If this stance has characterized Republican efforts during the current presidency, it was surely at play, too, in the nation’s reactions in the aftermath of the World Trade Center attacks in 2001. Thereafter,

  • Then U.S. President (George W. Bush (R)), announced that these events could be seen only dichotomously, and nations and peoples around the world could only either be for us or against us;
  • The United States shortly launched two major and very costly wars that continue as I write, by invading and occupying Afghanistan and Iraq to address the fear of continued terrorism;
  • The President pressed for and received permission to curtail American civil liberties significantly and to permit much greater surveillance of that population by its government on the grounds that such was necessary to prevent terrorist attacks, i.e., to mitigate fear;
  • Tens of thousands of American citizens were persecuted by their fellow residents on the basis of their perceived national origins or religious faith, out of fear of their perceived difference;
  • The United States government developed a rendition program to handle alleged “terrorists,” and also engaged in the systematic torture of many of those prisoners, while seeking to keep both efforts secret. All of this was “justified” as necessary to prevent future terrorist attacks.

            That is, in our own nation and time, the Republican Party leaders’ reactions to world events and the GOP’s hypercritical treatment of Obama have helped to foster an atmosphere not unlike that of France in 1871. These actions have included an unwillingness to call out conspiracy theorists in the GOP’s ranks and people who question Obama’s citizenship, along with a companion willingness to “other” immigrants and minorities in order to galvanize specific groups to the polls. Millions in the U.S. are fearful as a result of long-term economic changes spawned by globalization and have been told repeatedly and falsely by the Republican Party, which has systematically played on those fears, that certain population groups and their own government’s incompetence are to blame for their situations. Now, as in post Franco-Prussian War France, these assertions and this narrative have been deliberately constructed and bear little relationship to a far more complex reality. Nonetheless and more to the point, the citizens at whom these efforts are aimed often do find them credible and they serve to reinforce the fears on which they rely.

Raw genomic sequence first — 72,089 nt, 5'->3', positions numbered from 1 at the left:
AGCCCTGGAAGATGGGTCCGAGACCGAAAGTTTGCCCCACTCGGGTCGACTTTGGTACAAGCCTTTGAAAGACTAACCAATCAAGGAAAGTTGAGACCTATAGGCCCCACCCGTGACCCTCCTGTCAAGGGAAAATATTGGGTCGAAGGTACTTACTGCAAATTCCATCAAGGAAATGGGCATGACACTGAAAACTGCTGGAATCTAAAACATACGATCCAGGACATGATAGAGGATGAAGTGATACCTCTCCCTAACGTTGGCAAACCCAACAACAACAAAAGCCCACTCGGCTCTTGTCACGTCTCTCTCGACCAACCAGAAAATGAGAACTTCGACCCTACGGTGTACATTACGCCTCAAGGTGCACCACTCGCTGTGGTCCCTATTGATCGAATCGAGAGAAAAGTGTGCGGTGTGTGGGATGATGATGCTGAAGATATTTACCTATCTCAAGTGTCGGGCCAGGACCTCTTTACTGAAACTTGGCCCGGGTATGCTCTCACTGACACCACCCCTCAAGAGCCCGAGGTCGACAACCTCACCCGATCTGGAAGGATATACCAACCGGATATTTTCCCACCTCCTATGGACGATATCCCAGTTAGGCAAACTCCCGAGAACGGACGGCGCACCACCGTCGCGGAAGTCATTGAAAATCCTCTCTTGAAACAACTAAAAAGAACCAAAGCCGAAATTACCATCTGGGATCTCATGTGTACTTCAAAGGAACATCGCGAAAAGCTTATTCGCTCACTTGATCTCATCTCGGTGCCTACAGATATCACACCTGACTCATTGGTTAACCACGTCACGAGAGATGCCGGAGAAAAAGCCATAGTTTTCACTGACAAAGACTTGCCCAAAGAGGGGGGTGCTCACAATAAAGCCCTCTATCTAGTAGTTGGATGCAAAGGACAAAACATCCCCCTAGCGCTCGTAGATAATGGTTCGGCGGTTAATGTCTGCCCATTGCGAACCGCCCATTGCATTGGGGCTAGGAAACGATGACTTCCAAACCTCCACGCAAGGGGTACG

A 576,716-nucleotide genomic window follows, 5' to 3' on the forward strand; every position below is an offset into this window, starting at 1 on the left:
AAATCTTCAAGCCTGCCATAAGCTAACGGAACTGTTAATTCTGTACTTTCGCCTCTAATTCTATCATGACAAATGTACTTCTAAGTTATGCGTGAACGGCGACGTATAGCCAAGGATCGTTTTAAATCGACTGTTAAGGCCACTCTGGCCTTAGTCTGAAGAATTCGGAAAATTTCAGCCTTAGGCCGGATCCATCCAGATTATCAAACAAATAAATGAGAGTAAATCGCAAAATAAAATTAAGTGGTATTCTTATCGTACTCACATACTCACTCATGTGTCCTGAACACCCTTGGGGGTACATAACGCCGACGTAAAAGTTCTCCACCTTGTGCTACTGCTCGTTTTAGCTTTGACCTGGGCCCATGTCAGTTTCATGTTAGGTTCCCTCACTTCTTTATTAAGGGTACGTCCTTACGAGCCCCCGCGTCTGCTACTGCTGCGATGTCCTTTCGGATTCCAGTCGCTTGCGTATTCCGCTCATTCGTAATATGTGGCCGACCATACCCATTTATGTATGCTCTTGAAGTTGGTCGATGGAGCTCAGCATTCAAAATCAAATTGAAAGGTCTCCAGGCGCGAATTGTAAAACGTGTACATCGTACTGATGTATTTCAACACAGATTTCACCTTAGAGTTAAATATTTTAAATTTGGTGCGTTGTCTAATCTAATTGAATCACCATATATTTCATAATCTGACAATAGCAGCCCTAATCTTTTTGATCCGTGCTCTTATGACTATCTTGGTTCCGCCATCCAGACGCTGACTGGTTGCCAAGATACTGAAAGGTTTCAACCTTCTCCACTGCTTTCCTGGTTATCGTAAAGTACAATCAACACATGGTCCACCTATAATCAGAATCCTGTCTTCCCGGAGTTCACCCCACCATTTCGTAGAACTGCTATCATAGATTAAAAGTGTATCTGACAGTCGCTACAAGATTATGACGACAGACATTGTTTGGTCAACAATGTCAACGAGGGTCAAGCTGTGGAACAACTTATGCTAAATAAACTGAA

A combination of public hysteria and scapegoating based on a constructed narrative led to mass murder in France in 1871. In the United States a similar combination of fear, loathing and phantasm has constructed an atmosphere that has thus far led to secret rendition and torture, mass discrimination, poorly considered and conceived wars and a Party’s systematic effort to prevent effective governance. The U.S. has already ignored several lessons of the Commune tragedy, and now a share of this nation’s governing officials and leaders, many of whom were architects or agents of its past misguided efforts, have an opportunity to avoid additional damage to the polity they serve. The allure of power and the strength of scapegoating strategies targeted to a fearful public here in the United States are by now obvious. What is less clear is whether the path the Republican Party has charted in the past will continue under a new condition of GOP congressional control. It certainly may. Alternatively, there is some hope that the party’s leaders will now assume responsibility for governance, rather than continue to create imaginary narratives that allow it to scorn and “other” governance, officials and citizens in ways that energize fear and loathing and undermine regime legitmacy, but accomplish little else. History, in the guise of the Commune tragedy, teaches that the costs can be enormous when those who construct false narratives to mobilize come themselves to believe and act on them.

Note to Readers: Max Stephenson Jr. is taking a break. Soundings will return on January 5, 2015. Happy holidays!